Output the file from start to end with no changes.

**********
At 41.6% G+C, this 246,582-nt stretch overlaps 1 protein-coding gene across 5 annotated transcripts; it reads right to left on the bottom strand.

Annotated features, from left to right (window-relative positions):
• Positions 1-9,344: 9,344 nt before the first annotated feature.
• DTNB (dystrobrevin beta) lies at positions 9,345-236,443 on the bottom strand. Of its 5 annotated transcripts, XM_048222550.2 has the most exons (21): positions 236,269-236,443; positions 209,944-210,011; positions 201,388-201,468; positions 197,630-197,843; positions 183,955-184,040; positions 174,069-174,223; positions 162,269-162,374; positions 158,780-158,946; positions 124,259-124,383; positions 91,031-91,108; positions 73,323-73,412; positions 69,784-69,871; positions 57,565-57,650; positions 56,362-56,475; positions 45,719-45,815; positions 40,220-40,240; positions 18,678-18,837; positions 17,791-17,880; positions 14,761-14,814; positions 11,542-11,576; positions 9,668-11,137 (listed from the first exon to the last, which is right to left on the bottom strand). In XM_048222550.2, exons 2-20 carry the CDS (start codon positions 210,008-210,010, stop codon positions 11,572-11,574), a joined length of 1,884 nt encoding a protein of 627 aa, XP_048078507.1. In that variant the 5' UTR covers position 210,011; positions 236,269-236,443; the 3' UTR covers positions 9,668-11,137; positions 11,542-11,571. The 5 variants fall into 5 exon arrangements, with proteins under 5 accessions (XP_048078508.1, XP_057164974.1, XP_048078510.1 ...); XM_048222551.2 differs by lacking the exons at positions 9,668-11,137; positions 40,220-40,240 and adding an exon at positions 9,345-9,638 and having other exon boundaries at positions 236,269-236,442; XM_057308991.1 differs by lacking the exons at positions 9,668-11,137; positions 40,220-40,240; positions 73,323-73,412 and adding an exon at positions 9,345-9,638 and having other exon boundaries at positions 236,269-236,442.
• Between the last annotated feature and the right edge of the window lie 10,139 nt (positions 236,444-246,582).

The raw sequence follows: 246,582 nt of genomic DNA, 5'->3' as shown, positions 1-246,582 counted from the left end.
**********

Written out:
At 41.6% G+C, this 246,582-nt stretch overlaps 1 protein-coding gene across 5 annotated transcripts; it reads right to left on the bottom strand.

Annotated features, from left to right (window-relative positions):
• Positions 1-9,344: 9,344 nt before the first annotated feature.
• DTNB (dystrobrevin beta) lies at positions 9,345-236,443 on the bottom strand. Of its 5 annotated transcripts, XM_048222550.2 has the most exons (21): positions 236,269-236,443; positions 209,944-210,011; positions 201,388-201,468; positions 197,630-197,843; positions 183,955-184,040; positions 174,069-174,223; positions 162,269-162,374; positions 158,780-158,946; positions 124,259-124,383; positions 91,031-91,108; positions 73,323-73,412; positions 69,784-69,871; positions 57,565-57,650; positions 56,362-56,475; positions 45,719-45,815; positions 40,220-40,240; positions 18,678-18,837; positions 17,791-17,880; positions 14,761-14,814; positions 11,542-11,576; positions 9,668-11,137 (listed from the first exon to the last, which is right to left on the bottom strand). In XM_048222550.2, exons 2-20 carry the CDS (start codon positions 210,008-210,010, stop codon positions 11,572-11,574), a joined length of 1,884 nt encoding a protein of 627 aa, XP_048078507.1. In that variant the 5' UTR covers position 210,011; positions 236,269-236,443; the 3' UTR covers positions 9,668-11,137; positions 11,542-11,571. The 5 variants fall into 5 exon arrangements, with proteins under 5 accessions (XP_048078508.1, XP_057164974.1, XP_048078510.1 ...); XM_048222551.2 differs by lacking the exons at positions 9,668-11,137; positions 40,220-40,240 and adding an exon at positions 9,345-9,638 and having other exon boundaries at positions 236,269-236,442; XM_057308991.1 differs by lacking the exons at positions 9,668-11,137; positions 40,220-40,240; positions 73,323-73,412 and adding an exon at positions 9,345-9,638 and having other exon boundaries at positions 236,269-236,442.
• Between the last annotated feature and the right edge of the window lie 10,139 nt (positions 236,444-246,582).

The raw sequence follows: 246,582 nt of genomic DNA, 5'->3' as shown, positions 1-246,582 counted from the left end.